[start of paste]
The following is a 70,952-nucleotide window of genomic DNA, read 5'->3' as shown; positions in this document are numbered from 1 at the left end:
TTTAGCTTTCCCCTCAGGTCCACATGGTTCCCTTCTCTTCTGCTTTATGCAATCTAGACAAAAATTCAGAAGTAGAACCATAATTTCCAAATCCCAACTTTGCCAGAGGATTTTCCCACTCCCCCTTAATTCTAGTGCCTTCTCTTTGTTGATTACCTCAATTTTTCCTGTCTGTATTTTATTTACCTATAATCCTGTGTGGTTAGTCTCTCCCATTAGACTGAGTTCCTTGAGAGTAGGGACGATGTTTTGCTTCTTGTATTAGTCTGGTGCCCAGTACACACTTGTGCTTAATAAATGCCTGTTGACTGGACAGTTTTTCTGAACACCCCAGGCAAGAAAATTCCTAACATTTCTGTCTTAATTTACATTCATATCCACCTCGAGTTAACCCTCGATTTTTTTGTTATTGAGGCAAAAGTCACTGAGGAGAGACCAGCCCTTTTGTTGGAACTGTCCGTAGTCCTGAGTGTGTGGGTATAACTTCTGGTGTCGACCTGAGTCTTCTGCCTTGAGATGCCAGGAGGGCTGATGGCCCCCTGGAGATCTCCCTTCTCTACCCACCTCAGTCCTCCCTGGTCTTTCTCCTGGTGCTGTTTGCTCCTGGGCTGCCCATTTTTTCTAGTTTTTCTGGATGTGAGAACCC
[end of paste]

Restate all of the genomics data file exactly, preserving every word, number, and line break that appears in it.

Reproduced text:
The following is a 70,952-nucleotide window of genomic DNA, read 5'->3' as shown; positions in this document are numbered from 1 at the left end:
TTTAGCTTTCCCCTCAGGTCCACATGGTTCCCTTCTCTTCTGCTTTATGCAATCTAGACAAAAATTCAGAAGTAGAACCATAATTTCCAAATCCCAACTTTGCCAGAGGATTTTCCCACTCCCCCTTAATTCTAGTGCCTTCTCTTTGTTGATTACCTCAATTTTTCCTGTCTGTATTTTATTTACCTATAATCCTGTGTGGTTAGTCTCTCCCATTAGACTGAGTTCCTTGAGAGTAGGGACGATGTTTTGCTTCTTGTATTAGTCTGGTGCCCAGTACACACTTGTGCTTAATAAATGCCTGTTGACTGGACAGTTTTTCTGAACACCCCAGGCAAGAAAATTCCTAACATTTCTGTCTTAATTTACATTCATATCCACCTCGAGTTAACCCTCGATTTTTTTGTTATTGAGGCAAAAGTCACTGAGGAGAGACCAGCCCTTTTGTTGGAACTGTCCGTAGTCCTGAGTGTGTGGGTATAACTTCTGGTGTCGACCTGAGTCTTCTGCCTTGAGATGCCAGGAGGGCTGATGGCCCCCTGGAGATCTCCCTTCTCTACCCACCTCAGTCCTCCCTGGTCTTTCTCCTGGTGCTGTTTGCTCCTGGGCTGCCCATTTTTTCTAGTTTTTCTGGATGTGAGAACCC